Interview with an Empty Suit

BoingBoing interviews Homeland Security chief Michael Chertoff, with predictably bullshit results, for example:

Chertoff: What I can tell you is that in the period prior to September 12, 2001, it was a regular, routine issue to have American aircraft hijacked or blown up from time to time, whether it was Lockerbie or TSA or TWA 857 [I believe he meant TWA 847 – Joel] or 9/11 itself. And we haven’t had even a serious attempt at a hijacking or bombing on an American plane since then.

But BoingBoing bothered to do some legwork:

According to, the last flight previous to 9/11 to be hijacked with fatalities from an American destination was a Pacific Southwest Airlines flight on December 7th, 1987. “Lockerbie” refers to Pan Am Flight 103 which was destroyed by a bomb over Scotland after departing from London Heathrow International Airport on its way to JFK, with screening done — as now — by an organization other than the TSA. TWA Flight 847 departed from Athens (Ellinikon) International Airport, also not under TSA oversight.

While Wikipedia’s list of aircraft hijackings may not be comprehensive — I cannot find a complete list from the FAA, which does not seem to list hijackings, including 9/11, in its Accidents & Incidents Data — the last incident of an American flight being hijacked was in 1994, when FedEx Flight 705 was hijacked by a disgruntled employee.

The implication that hijacking or bombing of American airline flights is a regular occurrence is not borne out by history, nor does it follow that increased screening by the TSA at airports has prevented more attacks since 9/11.

In other words, as we might’ve predicted, Chertoff it talking out of his ass, and does nothing here but make noises designed to support the obviously worthless policies his organization has pursued since 9/11.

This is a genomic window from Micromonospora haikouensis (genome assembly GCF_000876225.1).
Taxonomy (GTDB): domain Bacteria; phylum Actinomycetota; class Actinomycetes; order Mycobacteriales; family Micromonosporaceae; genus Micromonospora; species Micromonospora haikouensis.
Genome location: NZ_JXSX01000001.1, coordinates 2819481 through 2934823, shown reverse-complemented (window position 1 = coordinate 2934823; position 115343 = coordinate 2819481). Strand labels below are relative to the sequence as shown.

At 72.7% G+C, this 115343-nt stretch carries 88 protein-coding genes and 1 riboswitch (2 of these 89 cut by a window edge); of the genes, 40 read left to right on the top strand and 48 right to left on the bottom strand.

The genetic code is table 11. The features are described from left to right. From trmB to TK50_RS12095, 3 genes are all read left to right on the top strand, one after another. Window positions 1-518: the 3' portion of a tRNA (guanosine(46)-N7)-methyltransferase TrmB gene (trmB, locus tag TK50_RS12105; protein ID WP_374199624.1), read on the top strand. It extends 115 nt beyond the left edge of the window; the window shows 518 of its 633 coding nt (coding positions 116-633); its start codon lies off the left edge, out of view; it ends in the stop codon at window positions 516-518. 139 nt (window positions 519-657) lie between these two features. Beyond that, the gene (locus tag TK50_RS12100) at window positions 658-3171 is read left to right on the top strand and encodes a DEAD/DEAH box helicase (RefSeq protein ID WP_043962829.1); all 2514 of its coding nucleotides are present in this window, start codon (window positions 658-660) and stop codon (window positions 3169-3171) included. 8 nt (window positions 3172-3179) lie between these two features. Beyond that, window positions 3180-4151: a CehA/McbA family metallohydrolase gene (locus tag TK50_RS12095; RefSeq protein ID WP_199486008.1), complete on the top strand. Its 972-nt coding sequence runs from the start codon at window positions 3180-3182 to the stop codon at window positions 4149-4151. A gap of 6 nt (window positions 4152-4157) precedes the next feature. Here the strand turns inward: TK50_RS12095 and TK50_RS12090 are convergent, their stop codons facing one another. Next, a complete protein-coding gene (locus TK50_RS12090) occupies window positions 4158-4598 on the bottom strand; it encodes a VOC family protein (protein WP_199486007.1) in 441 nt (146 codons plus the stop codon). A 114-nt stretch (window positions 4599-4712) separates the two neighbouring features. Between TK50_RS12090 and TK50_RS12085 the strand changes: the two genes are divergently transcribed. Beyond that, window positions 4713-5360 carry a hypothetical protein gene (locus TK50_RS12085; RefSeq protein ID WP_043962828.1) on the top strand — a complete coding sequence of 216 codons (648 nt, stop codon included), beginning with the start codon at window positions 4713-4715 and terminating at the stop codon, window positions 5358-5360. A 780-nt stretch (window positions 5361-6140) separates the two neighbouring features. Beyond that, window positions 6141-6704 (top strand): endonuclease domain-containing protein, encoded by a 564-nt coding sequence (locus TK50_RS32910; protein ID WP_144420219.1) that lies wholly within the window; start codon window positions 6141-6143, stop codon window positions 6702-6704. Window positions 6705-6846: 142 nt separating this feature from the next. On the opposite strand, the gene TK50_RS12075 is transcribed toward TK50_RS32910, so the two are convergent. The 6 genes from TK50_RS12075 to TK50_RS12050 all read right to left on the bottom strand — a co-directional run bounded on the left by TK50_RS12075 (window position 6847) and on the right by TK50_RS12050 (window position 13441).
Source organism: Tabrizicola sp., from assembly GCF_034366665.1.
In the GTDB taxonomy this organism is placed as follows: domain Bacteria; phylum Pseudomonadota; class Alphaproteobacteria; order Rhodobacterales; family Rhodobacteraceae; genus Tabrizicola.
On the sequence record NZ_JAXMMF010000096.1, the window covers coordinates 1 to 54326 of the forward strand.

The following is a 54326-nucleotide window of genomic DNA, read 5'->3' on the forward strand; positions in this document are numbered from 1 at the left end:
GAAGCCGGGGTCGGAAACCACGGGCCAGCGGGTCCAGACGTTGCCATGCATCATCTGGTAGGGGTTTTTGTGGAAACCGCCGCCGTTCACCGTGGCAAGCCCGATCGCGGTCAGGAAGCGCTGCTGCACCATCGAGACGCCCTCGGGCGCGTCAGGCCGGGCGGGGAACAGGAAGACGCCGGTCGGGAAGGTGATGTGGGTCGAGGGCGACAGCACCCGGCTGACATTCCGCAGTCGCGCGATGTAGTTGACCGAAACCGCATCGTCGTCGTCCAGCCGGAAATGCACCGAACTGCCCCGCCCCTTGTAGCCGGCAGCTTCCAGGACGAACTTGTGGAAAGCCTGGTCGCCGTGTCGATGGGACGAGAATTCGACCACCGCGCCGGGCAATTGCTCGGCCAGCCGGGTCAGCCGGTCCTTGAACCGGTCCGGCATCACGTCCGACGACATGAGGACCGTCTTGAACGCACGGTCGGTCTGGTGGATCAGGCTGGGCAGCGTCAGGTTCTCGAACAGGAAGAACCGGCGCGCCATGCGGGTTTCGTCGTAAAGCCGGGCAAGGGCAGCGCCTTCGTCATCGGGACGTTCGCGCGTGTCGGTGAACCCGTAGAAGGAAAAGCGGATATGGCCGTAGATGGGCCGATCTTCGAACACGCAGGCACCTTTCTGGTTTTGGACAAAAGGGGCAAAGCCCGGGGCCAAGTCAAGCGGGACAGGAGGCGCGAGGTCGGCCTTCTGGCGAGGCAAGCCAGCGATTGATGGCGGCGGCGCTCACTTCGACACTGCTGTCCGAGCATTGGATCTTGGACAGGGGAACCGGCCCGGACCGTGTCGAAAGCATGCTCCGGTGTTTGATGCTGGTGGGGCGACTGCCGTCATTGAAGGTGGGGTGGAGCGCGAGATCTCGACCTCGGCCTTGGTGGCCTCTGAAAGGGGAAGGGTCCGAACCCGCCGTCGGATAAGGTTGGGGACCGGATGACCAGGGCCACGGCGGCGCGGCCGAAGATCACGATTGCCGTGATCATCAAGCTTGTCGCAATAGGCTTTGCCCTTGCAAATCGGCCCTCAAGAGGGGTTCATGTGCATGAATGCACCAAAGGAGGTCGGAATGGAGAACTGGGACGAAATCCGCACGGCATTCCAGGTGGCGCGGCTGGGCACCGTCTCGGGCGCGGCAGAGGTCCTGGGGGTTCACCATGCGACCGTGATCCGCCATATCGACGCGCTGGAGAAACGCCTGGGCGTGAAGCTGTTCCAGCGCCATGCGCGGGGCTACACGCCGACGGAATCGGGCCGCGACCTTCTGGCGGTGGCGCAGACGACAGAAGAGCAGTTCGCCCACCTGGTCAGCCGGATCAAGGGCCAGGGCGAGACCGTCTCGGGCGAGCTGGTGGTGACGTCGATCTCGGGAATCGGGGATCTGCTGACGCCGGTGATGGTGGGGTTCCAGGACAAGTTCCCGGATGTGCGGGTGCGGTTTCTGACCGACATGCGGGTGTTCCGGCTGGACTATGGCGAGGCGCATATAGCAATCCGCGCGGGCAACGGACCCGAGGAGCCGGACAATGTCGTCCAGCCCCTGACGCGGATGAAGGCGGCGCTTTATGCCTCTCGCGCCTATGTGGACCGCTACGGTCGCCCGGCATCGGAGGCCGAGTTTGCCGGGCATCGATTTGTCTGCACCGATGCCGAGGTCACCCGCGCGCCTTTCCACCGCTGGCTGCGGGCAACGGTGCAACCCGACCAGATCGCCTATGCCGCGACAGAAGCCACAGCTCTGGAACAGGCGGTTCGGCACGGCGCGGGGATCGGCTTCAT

This is as good a place as any to point out “End, don’t ment, the Transportation Security Administration,” an op-ed from the Christian Science Monitor that ran last week. In it, the author points out the absurdity of the liquid ban as an example case: enacted after the British “liquid explosives” plot, experts have since shown that it’s essentially impossible to fabricate an explosive from components in flight. You need a lab, careful procedures, a lot of time, and significant training. Further, British juries returned ZERO terrorism convictions associated with the “plot:”

The TSA makes it sound as though anyone with a year of high-school chemistry and some hydrogen peroxide can whip up explosives in an airplane’s restroom. But mixing a truly explosive bomb is a delicate operation. It requires exact temperatures, precise measurements and methods, and specialized equipment – all more commonly found in laboratories than lavatories. The procedure takes a while, too. And the fumes are likely to alert the passengers shifting from foot to foot in the aisle as they await their turn in the washroom.

In fact, chemists worldwide doubt that even the most accomplished terrorist can concoct such a combustive cocktail high above the Atlantic. A British jury this summer didn’t buy the allegations, either. Due to lack of evidence, only eight of the plot’s original 25 suspects finally made it to trial. As it turns out, police should have freed all the defendants: jurors refused to convict anyone of terrorism. They exonerated one man, returned no verdict on four others, and settled on lesser charges for the remaining three.

But none of these facts seem to matter to the TSA. It needs something to justify its existence: Despite six years of patting down passengers, it hasn’t reported uncovering a single terrorist. No wonder it latched onto the nonsense about liquid bombs. Ferreting out and confiscating everyday substances not only makes work for 43,000 screeners, it also fools us into thinking this protects us.

The TSA has always been a political, not practical, response to 9/11. It hassles us at checkpoints not because of penetrating insights on security or some brilliant breakthrough, but because politicians handed it power. Specialists in security didn’t invent the TSA; the Bush administration imposed it on us. So we might hope the incoming president would abolish this absurd agency.

Word. So far, Obama has pledged to improve, but not abolish the agency. Let him know what security people actually think.

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